Colman Domingo
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The Queer Appeal of Cinderella

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There are many reasons why Cinderella is the most popular and universal fairy tale of all time. Every culture has its own version of the tale, with the earliest recorded one dating back to Greece in the 1st century B.C. And anyone who has ever been a child can identify with Cinderella’s feelings of being persecuted by an antagonistic parent figure and siblings, longing for the day when their true worth is recognized and rewarded. 
 
But queer viewers have long had an affinity for the "it gets better" ethos of the Cinderella story and its fairy godmother. Today's tale isn't exactly Disney’s 1950 animated version, and the new film (starring Downton Abbey’s Lily James as Cinderella and Game of Thrones Richard Madden as the Prince) emphasizes familiar elements of the plot that especially resonate with a queer audience. 
 
It begins with the girl’s idyllic childhood, when anything seems possible. Everything is fine until adolescence kicks in — isn't that always the way? — and then things get more complicated, and painful. 
 
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With the arrival of Cinderella's stepmother (a glamorously wicked Cate Blanchett) and stepsisters, our heroine is singled out as different and inferior to her stepsisters. Of course, Cinderella is banished to the attic — which may feel a lot like a "closet" to queer teens in search of an allegory.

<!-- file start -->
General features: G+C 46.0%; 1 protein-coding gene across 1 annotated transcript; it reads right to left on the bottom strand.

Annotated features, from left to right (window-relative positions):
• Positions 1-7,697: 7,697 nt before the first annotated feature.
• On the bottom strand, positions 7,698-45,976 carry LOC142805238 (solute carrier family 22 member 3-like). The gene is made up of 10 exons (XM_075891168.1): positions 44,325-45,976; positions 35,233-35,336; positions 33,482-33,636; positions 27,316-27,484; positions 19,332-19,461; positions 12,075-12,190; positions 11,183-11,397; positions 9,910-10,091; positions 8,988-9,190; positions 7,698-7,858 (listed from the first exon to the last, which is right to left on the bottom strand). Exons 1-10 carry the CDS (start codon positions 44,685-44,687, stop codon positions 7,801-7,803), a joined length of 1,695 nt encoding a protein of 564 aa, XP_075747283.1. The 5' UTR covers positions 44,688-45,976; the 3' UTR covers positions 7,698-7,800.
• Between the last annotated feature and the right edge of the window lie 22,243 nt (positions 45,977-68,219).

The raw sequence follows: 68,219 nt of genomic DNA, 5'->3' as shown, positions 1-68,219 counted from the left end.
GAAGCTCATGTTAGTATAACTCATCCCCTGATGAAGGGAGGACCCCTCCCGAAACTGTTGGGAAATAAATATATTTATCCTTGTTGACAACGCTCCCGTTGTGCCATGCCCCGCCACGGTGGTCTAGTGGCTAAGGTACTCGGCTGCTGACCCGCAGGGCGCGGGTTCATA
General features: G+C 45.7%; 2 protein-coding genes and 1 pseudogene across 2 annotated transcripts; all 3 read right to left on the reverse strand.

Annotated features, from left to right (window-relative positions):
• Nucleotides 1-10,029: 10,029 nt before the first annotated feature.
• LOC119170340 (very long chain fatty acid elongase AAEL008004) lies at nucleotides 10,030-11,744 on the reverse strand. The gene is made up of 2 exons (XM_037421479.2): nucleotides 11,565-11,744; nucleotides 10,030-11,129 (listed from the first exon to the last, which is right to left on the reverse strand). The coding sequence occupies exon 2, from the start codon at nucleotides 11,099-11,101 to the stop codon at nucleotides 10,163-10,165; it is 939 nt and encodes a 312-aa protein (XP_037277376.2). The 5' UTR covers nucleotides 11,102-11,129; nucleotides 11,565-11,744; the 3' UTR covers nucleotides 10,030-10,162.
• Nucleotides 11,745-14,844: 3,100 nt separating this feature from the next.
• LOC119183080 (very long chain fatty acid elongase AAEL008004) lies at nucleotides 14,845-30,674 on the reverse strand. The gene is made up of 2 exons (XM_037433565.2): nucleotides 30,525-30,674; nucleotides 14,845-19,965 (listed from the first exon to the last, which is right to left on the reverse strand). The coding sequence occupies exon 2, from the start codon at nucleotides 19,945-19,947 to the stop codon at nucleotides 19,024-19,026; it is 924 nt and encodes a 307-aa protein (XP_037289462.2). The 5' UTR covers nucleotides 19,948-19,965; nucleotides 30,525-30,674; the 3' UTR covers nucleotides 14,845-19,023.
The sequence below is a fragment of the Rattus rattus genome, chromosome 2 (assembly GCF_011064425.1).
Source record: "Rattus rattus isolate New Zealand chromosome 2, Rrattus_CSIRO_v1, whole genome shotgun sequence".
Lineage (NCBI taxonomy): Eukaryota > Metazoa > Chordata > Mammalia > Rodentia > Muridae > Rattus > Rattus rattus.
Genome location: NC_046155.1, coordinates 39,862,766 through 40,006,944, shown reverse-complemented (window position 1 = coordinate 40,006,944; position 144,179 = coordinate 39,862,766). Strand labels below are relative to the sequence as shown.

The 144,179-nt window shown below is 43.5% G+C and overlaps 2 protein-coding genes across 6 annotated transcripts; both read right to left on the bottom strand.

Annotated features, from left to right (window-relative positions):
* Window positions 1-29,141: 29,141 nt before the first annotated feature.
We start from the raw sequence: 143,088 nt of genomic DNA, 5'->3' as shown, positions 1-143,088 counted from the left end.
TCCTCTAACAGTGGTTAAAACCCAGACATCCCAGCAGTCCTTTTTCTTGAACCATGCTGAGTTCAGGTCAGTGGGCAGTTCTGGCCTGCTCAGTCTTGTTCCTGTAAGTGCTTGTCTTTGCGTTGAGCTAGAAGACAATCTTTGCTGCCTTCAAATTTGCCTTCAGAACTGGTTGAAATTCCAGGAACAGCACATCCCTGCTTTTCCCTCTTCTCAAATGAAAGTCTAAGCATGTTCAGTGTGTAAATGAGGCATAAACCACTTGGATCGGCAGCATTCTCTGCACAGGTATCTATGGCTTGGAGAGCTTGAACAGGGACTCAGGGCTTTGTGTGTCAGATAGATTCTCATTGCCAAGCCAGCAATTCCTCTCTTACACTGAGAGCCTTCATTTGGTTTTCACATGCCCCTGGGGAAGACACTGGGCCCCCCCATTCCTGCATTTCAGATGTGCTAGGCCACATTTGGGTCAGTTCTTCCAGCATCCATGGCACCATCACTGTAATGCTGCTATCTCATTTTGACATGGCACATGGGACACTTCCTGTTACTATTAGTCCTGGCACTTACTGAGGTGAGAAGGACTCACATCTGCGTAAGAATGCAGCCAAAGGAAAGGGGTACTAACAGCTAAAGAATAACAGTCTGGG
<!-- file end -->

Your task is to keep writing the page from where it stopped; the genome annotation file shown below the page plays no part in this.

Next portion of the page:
Some of us are lucky to have immediately accepting parents. But others of us are more like Cinderella, and when our parents discover that queer something about their child, the love that they’d shown may be darkly shaded by disapproval. Cinderella’s stepmother throws jealousy of the girl’s youth and beauty into the toxic mix. 
 
The primary question at the heart of the tale is, How can Cinderella escape this degradation, this closet, this prison among the ashes? As many queer people realize, the answer seems to lie in taking on a new identity.
 
The new Cinderella adds a pivotal scene in which she meets the Prince for the first time while riding in the forest (where everything important seems to happen in fairy tales). They both conceal their true identities and, within the safety of their false identities, discover a powerful connection.
 
As is the case with many young queer women and men, the fearful question that confronts both Cinderella and the Prince is, What would this person do if he or she knew the real me?
 
Queer viewers can certainly identify with the tale’s core theme of true identity being concealed and then revealed. This is especially powerful in the climactic moment when Cinderella summons the courage to present her true self to the Prince. 
 
And of course the shoe fits. And she wears it.
Tags: film, Geek

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